Estate planners and valuation analysts were eagerly awaiting a Tax Court decision in Estate of Davidson v. Commissioner for guidance with respect to valuing self-canceling installment notes (SCINs) in this well publicized case. Instead, a stipulated decision was entered in Tax Court indicating the taxpayer and the IRS had reached a settlement agreement providing for a total deficiency in estate, gift, and generation-skipping taxes of approximately $388 million. The IRS originally asserted a deficiency of approximately $2.8 billion. Unfortunately, we are not able to determine how the valuation issues were resolved.
William Davidson died on March 13, 2009, at age 86, owning 78% of the common stock of Guardian Industries Corp., a global manufacturer of glass, automotive, and building products. He also owned the Detroit Pistons, the WNBA Detroit Shock, and the NHL’s Tampa Bay Lightning. In December 2008 and January 2009, Mr. Davidson entered transactions including gifts, substitutions, a five year grantor retained annuity trust (GRAT), and sales utilizing SCINs.
Mr. Davidson’s SCINs were based on his life expectancy as determined by the published mortality tables and interest rates in the regulations under Section 7520. The notes required that only annual interest payments be made with principal paid in a balloon payment at maturity. In one set of transactions, the face value of the SCINs were almost double the value of the appraised value of the stock transferred, which purportedly compensated the seller for the risk he would die before the end of the note term. In another set of SCIN transactions, the interest rate that applied to the principal seller was adjusted to account for the self-cancelling mechanism. Because Mr. Davidson died less than six months after the transfer, no payments of principal or interest were received. Further, given the canceling feature of the notes upon Mr. Davidson’s death, the Estate tax return did not ascribe any value to the SCINs.
To compensate the seller for this risk of cancellation of a SCIN, the terms of the note must reflect a “risk premium,” either in the form of an increased purchase price and the corresponding principal on the note, or by using an increased interest rate on the note. In 2013, the IRS released Chief Counsel Advice 201330033 (the CCA), which rejected the practice of using the Section 7520 mortality tables to value a SCIN where the note holder had a greater than 50% probability of surviving longer than one year. The CCA maintained that the risk premium associated with SCINs must be based on a willing buyer/seller test that accounts for the medical history and health of the seller/creditor as of the date of the sale rather than simply relying on the IRS published mortality tables and rates.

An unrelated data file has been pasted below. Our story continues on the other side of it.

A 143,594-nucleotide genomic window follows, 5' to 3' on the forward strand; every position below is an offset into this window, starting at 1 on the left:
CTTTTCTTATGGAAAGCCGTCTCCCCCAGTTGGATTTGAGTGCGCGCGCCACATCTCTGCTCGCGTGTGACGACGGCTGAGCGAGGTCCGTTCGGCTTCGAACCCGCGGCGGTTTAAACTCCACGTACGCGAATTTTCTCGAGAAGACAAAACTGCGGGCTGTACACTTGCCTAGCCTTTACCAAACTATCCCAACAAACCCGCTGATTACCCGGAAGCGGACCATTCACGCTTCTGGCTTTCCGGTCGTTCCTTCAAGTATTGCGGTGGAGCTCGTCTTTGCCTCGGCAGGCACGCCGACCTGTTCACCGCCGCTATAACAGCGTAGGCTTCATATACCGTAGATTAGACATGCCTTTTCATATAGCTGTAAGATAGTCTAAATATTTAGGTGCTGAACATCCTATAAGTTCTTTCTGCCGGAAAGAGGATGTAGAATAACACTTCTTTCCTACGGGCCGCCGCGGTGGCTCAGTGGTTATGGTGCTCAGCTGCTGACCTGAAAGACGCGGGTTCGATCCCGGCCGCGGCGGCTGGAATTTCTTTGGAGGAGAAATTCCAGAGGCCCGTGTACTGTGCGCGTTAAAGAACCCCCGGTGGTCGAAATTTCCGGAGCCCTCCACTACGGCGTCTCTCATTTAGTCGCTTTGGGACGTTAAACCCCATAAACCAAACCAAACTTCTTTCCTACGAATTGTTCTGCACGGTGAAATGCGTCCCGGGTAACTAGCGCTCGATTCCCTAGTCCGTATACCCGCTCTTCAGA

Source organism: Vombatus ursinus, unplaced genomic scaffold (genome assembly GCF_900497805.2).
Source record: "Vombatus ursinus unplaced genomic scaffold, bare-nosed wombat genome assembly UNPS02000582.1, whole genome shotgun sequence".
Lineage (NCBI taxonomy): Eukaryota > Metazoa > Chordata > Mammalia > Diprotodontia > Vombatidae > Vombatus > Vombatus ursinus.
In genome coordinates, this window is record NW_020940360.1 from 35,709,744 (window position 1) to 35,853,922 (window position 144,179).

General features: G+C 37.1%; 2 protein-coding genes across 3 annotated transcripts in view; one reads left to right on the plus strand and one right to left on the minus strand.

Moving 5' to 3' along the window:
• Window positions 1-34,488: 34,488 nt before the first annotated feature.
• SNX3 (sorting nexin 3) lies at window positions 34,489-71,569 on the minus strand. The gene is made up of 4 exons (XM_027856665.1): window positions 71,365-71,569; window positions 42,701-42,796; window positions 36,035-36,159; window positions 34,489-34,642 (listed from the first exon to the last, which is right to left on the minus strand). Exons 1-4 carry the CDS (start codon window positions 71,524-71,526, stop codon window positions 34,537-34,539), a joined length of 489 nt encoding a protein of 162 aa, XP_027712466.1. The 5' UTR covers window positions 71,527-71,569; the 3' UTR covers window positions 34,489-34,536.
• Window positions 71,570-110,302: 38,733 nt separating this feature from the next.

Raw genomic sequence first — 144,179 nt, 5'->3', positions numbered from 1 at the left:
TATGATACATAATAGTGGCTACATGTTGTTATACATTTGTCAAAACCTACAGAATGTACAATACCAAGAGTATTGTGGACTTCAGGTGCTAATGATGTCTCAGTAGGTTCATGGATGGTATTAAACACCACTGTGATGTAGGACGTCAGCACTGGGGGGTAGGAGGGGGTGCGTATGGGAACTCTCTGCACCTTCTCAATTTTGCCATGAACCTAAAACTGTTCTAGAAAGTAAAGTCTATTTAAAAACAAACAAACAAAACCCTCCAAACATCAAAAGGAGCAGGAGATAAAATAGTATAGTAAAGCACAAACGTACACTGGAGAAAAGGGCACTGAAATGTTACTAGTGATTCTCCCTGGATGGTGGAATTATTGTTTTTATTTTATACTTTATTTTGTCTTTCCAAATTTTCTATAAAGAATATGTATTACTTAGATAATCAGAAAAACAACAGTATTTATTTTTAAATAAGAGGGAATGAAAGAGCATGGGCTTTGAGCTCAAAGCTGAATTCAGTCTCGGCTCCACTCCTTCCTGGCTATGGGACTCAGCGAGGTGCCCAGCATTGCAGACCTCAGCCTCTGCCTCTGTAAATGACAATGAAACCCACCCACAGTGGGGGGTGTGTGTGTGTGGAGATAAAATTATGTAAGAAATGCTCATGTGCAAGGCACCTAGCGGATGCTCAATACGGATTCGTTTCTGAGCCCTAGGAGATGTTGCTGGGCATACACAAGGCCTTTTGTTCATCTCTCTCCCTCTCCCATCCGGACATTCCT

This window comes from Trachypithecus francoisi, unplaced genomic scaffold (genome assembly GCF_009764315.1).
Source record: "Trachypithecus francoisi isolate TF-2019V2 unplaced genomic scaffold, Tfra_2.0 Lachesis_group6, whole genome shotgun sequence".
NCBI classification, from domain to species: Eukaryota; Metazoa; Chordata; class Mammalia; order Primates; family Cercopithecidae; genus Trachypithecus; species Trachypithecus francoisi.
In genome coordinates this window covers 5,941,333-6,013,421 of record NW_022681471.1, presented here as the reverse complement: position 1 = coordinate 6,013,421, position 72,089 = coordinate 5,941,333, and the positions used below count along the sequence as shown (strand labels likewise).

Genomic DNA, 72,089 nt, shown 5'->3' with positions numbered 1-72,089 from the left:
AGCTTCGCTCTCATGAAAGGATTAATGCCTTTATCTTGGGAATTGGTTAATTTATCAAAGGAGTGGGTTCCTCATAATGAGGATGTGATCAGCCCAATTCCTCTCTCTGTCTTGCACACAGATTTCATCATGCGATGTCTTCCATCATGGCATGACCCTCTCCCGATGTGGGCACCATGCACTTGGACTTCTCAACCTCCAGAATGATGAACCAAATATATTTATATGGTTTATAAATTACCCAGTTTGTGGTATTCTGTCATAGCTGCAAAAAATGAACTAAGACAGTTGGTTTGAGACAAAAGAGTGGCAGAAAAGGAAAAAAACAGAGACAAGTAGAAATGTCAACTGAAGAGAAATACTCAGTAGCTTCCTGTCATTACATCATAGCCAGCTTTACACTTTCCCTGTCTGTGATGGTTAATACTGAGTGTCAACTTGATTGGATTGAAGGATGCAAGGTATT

The CCA concluded the arrangement in this case was nothing more than a device to transfer the stock to other family members at a substantially lower value than the fair market value of the stock. The IRS also commented that the notes were not bona fide debt because there must be a reasonable expectation that the debt will be repaid. Further, the CCA indicated that the Section 7520 tables do not apply to value the notes in this situation. By its terms, Section 7520 applies only to value an annuity, any interest for life or term of years, or any remainder. Because of the decedent’s health, the IRS maintained it was unlikely that the full amount of the note would ever be repaid. Thus, the note was worth significantly less than its stated amount, and the difference between the note’s fair market value and its stated amount constitutes a taxable gift.
While this case apparently settled in favor of the taxpayer, planners should be cognizant of the IRS position stated in the CCA and consider documenting the health and probability of survival of the note holder and obtaining an appraisal of the SCIN at inception to shift the burden of proof to the IRS.